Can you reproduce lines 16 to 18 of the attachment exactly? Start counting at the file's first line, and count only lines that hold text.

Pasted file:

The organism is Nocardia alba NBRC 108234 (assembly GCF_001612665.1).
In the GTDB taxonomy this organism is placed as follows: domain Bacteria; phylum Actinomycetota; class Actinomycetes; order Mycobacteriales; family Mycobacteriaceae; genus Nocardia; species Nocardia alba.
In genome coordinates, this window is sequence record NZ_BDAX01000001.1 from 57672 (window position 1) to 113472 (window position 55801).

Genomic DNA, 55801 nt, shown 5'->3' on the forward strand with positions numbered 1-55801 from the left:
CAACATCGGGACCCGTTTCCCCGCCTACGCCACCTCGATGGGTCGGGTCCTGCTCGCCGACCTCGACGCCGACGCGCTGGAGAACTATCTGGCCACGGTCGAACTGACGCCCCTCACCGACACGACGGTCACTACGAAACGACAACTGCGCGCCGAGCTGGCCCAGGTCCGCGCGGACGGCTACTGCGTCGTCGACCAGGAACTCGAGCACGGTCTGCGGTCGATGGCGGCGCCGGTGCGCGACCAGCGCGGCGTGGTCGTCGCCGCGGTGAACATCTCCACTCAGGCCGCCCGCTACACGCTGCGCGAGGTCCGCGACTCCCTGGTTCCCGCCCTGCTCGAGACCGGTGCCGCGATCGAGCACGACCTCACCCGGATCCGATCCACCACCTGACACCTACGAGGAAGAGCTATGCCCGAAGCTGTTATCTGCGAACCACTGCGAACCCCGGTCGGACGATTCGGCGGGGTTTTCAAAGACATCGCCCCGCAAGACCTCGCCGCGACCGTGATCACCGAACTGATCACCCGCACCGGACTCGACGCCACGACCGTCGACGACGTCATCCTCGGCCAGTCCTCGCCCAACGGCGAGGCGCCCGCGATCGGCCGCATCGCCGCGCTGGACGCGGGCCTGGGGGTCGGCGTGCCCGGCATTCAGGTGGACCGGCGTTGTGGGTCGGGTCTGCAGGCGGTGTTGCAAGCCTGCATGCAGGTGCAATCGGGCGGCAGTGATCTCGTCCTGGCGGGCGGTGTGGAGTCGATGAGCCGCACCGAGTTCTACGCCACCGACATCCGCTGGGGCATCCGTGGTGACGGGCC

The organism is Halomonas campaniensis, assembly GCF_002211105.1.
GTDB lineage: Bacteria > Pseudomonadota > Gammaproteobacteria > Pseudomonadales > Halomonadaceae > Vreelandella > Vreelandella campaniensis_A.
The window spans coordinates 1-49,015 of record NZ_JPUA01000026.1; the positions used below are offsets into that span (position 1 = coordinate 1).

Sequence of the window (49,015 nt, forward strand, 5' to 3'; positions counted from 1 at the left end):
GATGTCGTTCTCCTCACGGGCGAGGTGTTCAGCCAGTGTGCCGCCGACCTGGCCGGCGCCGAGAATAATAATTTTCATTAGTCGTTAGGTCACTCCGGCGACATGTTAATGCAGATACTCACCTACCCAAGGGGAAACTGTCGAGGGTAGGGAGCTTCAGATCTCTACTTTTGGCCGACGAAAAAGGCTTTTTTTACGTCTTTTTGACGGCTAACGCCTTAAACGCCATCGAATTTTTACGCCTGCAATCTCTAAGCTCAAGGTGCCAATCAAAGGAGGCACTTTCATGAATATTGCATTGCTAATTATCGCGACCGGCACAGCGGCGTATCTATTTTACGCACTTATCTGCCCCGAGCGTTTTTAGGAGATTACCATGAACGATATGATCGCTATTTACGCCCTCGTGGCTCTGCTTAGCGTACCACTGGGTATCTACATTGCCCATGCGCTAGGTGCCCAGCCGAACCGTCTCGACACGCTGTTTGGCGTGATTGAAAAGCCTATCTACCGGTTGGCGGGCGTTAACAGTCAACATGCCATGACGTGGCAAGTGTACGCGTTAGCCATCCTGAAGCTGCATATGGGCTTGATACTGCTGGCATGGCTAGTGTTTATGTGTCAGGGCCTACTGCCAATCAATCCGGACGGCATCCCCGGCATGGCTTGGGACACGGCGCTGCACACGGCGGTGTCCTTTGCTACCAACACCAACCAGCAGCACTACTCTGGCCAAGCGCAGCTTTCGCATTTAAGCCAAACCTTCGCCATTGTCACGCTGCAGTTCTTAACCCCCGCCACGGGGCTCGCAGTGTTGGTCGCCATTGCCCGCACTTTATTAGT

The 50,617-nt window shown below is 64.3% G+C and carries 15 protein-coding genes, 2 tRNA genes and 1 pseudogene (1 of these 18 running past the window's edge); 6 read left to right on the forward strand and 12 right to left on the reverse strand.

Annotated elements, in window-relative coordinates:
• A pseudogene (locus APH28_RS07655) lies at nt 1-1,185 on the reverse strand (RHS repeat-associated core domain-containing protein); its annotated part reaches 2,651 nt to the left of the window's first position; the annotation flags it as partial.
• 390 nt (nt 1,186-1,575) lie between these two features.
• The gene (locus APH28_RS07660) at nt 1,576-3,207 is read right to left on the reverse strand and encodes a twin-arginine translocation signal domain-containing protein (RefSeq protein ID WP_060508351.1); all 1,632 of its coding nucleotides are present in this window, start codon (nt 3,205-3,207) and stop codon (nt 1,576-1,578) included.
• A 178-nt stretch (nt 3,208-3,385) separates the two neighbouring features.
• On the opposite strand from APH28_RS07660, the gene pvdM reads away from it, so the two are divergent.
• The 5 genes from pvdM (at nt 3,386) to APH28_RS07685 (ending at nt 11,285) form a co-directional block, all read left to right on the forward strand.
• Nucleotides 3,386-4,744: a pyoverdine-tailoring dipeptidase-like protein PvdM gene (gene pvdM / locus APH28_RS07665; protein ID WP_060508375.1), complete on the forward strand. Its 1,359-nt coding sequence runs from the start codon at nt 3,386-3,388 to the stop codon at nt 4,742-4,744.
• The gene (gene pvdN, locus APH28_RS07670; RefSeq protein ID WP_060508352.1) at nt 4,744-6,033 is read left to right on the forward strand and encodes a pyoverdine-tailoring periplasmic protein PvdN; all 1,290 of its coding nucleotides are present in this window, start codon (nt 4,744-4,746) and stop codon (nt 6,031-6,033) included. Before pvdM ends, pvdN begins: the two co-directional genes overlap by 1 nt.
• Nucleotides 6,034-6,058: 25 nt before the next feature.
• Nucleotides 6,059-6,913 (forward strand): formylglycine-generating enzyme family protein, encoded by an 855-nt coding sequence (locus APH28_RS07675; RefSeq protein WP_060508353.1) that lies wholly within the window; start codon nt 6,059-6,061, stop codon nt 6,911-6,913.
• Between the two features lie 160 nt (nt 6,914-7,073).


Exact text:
• A 178-nt stretch (nt 3,208-3,385) separates the two neighbouring features.
• On the opposite strand from APH28_RS07660, the gene pvdM reads away from it, so the two are divergent.
• The 5 genes from pvdM (at nt 3,386) to APH28_RS07685 (ending at nt 11,285) form a co-directional block, all read left to right on the forward strand.